Services

Residential: Inspections are conducted according to InterNACHI’s Standards of Practice.

Commercial: Inspections are based upon InterNACHI’s Commercial Standards of Practice with the scope of work being defined by the customer and RJE Property Inspections and priced according to the agreed upon scope of work.

Radon: 
Radon is an invisible, naturally occurring, colorless, odorless, radioactive gas that is a product of the decay of uranium. The U.S. Environmental Protection Agency (EPA 1992) estimated that between 7,000 and 30,000 lung cancer deaths in the United States each year are caused by breathing radon gas. In fact, radon is believed to be second only to smoking as the major cause of lung cancer in the United States. Although the EPA and the Surgeon General warn that smokers have a higher risk of developing lung cancer from radon exposure than non-smokers, the radon levels in all homes can be reduced.

Very low concentrations of uranium occur in many rocks and soils. Some rock types, such as granite, contain more uranium than others, and thus produce more radon. However, most soils in Montana generate at least some radon. The half-life of radon is 3.8 days. Radon concentrations are measured in units of radioactivity called picoCuries. The national average background level of radon in outdoor air is between 0.2 and 0.7 picoCuries per liter (pCi/L). For indoor air, the national average is 1.3 pCi/L, but in Montana the average is 5.9 pCi/L.Radon gas can move from the surrounding soils and accumulate in enclosed areas such as homes and underground mines, when the atmospheric pressure inside the structure is lower than the surrounding pressure. Indoor air that is warmer than outdoor air rises in homes and pulls cooler air in from the outside. Blowing wind and heavy rainfall can also increase the movement of radon into a house.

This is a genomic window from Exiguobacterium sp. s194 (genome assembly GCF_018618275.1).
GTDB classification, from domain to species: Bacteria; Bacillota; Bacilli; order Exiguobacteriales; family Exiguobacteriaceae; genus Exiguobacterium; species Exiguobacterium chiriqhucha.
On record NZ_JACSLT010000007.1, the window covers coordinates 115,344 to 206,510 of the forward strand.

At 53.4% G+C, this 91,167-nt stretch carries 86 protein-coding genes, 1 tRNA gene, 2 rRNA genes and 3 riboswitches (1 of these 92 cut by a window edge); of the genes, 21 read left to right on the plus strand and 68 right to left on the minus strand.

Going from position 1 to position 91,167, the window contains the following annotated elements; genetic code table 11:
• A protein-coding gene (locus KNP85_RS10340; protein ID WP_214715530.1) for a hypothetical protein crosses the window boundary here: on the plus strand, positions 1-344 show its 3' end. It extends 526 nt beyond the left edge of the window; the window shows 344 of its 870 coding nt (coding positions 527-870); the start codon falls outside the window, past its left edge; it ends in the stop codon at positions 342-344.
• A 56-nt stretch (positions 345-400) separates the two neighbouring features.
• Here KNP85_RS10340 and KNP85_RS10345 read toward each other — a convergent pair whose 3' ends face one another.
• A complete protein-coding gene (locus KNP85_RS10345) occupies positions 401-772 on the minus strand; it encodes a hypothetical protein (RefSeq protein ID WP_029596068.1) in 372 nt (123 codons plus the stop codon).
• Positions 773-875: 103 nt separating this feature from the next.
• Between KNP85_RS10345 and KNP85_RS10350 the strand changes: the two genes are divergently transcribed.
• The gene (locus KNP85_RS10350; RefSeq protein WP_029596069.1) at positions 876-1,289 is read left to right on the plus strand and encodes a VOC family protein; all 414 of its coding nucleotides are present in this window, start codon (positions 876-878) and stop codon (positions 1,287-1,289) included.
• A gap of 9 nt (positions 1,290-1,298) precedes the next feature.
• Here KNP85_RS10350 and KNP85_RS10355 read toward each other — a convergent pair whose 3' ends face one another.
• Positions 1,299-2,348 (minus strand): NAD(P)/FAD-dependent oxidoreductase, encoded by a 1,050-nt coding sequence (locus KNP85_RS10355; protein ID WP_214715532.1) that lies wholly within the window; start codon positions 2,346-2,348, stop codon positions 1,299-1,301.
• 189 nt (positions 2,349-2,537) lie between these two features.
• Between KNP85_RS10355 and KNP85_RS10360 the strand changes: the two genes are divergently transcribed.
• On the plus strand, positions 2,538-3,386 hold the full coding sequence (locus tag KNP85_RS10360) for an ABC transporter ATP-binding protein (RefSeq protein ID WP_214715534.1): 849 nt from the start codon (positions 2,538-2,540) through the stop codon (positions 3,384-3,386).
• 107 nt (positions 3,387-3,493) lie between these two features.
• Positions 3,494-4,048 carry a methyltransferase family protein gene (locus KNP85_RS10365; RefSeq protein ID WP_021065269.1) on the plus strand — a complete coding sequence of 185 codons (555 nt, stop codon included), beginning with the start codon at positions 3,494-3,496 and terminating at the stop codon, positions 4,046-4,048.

Links: http://www.deq.mt.gov/energy/radon.mcpx
http://www.mbmg.mtech.edu/pdf/ip-3.pdf

Thermal Imaging:
Infrared cameras translate the heat signature of objects into colors on a gradient scale, with higher temperatures appearing as lighter colors, and lower temperatures and wet areas appearing as darker colors.  Thermal images show surface-heat variations, which is why an Infrared camera is such a diverse tool for home inspections. Abnormally hot electrical components and connections can be viewed during an electrical inspection. Areas of moisture that may lead to leak and structural damage can be located based on apparent temperature differences. Heat loss and air leakage in a home, even areas of insufficient insulation, can be pinpointed quickly using an infrared camera.

thermal imaging

Example of Thermal Imaging Inspection Results

 

Mold:  http://www.epa.gov/mold/moldguide.html